To this season of the dog book, add this sprightly celebration of canine anecdotes. Wishing to get to the heart of what makes a dog a dog, the Hausmans, both mythologists, poured over sacred oral narratives, conjectures as to our prehistorical relationships with various mutts, and contemporary dog stories. What they deliver here is a compendium of these findings, laid out alphabetically by breed: 50 backgrounds of purebreds, 40 additional dog tales, drawn from global sources, explicating and dramatizing our fascination with Bowser (they also provide what appear to be American Kennel Club specs on established purebreds). Dog lovers will doubtless be captivated, but so too will the casual browser of this collection of arcana and mythological baggage, savoring the odd tidbits: the quirky Airedale hailing a cab, the pit bull's ability to sniff out ``evil intent from the slack manner of any man,'' how the African basenji lost its bark, and why one should never try to displace a coonhound from the porch swing. Other tales relate how the whistled tune of a stranger turned the bulldog from a bully to an upstanding citizen, why the springer spaniel bit the pope's toe and thus ushered in the Church of England, and the curious tale of the weimaraner that liked to talk on the phone. And what is one to make of the story that the urinating ghost of a dingo created the Magellanic Clouds? Well, probably little other than to marvel at the sheer inventiveness of it all, for one of the great pleasures of this book is to see the art of myth-making laid as bare as possible. Good stuff entertainingly told, and a gold mine for dog fanciers. (35 photos, 35 illustrations)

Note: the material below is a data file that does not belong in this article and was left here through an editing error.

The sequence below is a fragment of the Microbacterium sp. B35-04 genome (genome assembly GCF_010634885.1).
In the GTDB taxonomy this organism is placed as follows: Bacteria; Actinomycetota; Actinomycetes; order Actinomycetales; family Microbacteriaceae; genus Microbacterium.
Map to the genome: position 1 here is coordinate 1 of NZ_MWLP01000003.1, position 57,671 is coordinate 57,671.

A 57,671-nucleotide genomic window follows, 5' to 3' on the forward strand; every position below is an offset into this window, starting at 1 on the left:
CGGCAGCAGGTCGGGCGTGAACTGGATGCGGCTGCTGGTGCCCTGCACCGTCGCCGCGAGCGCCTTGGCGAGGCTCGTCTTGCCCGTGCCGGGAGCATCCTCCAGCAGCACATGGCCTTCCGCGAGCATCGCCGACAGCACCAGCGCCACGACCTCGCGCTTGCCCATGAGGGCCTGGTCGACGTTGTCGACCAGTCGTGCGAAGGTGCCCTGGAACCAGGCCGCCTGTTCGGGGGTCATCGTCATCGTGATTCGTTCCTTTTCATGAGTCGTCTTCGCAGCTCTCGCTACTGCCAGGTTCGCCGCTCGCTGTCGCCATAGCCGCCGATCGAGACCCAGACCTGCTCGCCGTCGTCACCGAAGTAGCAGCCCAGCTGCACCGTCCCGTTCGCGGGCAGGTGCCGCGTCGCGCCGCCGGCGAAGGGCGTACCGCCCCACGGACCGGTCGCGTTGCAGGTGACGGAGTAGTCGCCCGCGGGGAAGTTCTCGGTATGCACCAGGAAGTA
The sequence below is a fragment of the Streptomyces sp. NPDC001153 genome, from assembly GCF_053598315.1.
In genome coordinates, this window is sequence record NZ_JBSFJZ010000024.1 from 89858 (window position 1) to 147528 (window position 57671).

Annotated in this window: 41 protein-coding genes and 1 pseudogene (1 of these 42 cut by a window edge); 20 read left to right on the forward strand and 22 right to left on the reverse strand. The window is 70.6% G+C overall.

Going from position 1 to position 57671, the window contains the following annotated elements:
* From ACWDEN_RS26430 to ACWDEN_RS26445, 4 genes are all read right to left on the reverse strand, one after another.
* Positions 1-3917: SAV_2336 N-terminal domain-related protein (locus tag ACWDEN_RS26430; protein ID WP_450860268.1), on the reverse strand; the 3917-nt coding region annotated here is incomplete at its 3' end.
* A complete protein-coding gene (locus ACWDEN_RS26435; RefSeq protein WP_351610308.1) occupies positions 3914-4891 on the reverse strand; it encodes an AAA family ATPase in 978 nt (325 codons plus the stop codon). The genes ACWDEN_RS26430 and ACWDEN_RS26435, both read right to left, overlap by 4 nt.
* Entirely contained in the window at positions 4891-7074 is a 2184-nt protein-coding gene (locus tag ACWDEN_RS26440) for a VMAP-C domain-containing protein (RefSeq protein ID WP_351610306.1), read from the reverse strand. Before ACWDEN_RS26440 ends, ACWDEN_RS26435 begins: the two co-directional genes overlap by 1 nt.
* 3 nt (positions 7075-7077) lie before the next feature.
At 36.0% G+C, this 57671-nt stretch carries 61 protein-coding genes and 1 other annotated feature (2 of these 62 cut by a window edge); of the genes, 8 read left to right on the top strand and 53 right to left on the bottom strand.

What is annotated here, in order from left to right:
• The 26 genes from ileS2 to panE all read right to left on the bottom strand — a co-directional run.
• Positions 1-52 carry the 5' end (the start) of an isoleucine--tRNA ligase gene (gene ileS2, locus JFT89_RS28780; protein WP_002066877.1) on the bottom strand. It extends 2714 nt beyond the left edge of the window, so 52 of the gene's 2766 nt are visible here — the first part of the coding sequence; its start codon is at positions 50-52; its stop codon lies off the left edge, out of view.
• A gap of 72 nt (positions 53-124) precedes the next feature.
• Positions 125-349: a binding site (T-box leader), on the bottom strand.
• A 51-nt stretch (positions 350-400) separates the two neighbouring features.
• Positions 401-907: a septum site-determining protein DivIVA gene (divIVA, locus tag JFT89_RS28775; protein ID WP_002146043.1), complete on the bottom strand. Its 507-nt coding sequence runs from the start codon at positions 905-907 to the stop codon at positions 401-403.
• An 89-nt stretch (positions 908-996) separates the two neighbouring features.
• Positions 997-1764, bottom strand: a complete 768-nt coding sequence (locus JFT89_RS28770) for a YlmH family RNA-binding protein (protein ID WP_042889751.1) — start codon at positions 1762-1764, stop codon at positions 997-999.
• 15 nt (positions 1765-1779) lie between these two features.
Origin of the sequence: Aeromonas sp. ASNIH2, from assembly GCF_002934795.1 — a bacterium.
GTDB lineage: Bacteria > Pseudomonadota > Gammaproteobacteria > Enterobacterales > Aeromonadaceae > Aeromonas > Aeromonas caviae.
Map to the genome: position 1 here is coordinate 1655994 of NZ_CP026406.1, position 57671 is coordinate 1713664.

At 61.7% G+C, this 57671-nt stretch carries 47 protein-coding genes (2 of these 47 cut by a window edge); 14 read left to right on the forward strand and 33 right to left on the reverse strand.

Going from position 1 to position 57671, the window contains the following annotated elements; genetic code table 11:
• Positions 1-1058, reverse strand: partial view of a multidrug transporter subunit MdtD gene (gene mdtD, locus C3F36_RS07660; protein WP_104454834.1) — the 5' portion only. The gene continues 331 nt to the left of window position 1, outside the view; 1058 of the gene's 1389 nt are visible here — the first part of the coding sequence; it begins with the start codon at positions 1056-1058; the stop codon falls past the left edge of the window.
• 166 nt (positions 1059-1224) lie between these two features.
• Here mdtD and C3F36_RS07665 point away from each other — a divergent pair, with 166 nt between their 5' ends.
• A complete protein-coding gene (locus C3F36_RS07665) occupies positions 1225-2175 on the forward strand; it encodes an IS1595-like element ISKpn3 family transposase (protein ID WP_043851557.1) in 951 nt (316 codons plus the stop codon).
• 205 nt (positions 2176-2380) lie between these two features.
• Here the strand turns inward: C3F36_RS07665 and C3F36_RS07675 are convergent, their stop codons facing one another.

Pub Date: Feb. 1, 1997

ISBN: 0-312-15177-2

Page Count: 288

Publisher: St. Martin's

Review Posted Online: May 19, 2010

Kirkus Reviews Issue: Nov. 15, 1996



This is not the Nutcracker sweet, as passed on by Tchaikovsky and Marius Petipa. No, this is the original Hoffmann tale of 1816, in which the froth of Christmas revelry occasionally parts to let the dark underside of childhood fantasies and fears peek through. The boundaries between dream and reality fade, just as Godfather Drosselmeier, the Nutcracker's creator, is seen as alternately sinister and jolly. And Italian artist Roberto Innocenti gives an errily realistic air to Marie's dreams, in richly detailed illustrations touched by a mysterious light. A beautiful version of this classic tale, which will captivate adults and children alike. (Nutcracker; $35.00; Oct. 28, 1996; 136 pp.; 0-15-100227-4)

Pub Date: Oct. 28, 1996

ISBN: 0-15-100227-4

Page Count: 136

Publisher: Harcourt

Review Posted Online: May 19, 2010

Kirkus Reviews Issue: Aug. 15, 1996




An extravaganza in Bemelmans' inimitable vein, but written almost dead pan, with sly, amusing, sometimes biting undertones, breaking through. For Bemelmans was "the man who came to cocktails". And his hostess was Lady Mendl (Elsie de Wolfe), arbiter of American decorating taste over a generation. Lady Mendl was an incredible person,- self-made in proper American tradition on the one hand, for she had been haunted by the poverty of her childhood, and the years of struggle up from its ugliness,- until she became synonymous with the exotic, exquisite, worshipper at beauty's whrine. Bemelmans draws a portrait in extremes, through apt descriptions, through hilarious anecdote, through surprisingly sympathetic and understanding bits of appreciation. The scene shifts from Hollywood to the home she loved the best in Versailles. One meets in passing a vast roster of famous figures of the international and artistic set. And always one feels Bemelmans, slightly offstage, observing, recording, commenting, illustrated.

Pub Date: Feb. 23, 1955

ISBN: 0670717797

Page Count: -

Publisher: Viking

Review Posted Online: Oct. 25, 2011

Kirkus Reviews Issue: Feb. 1, 1955

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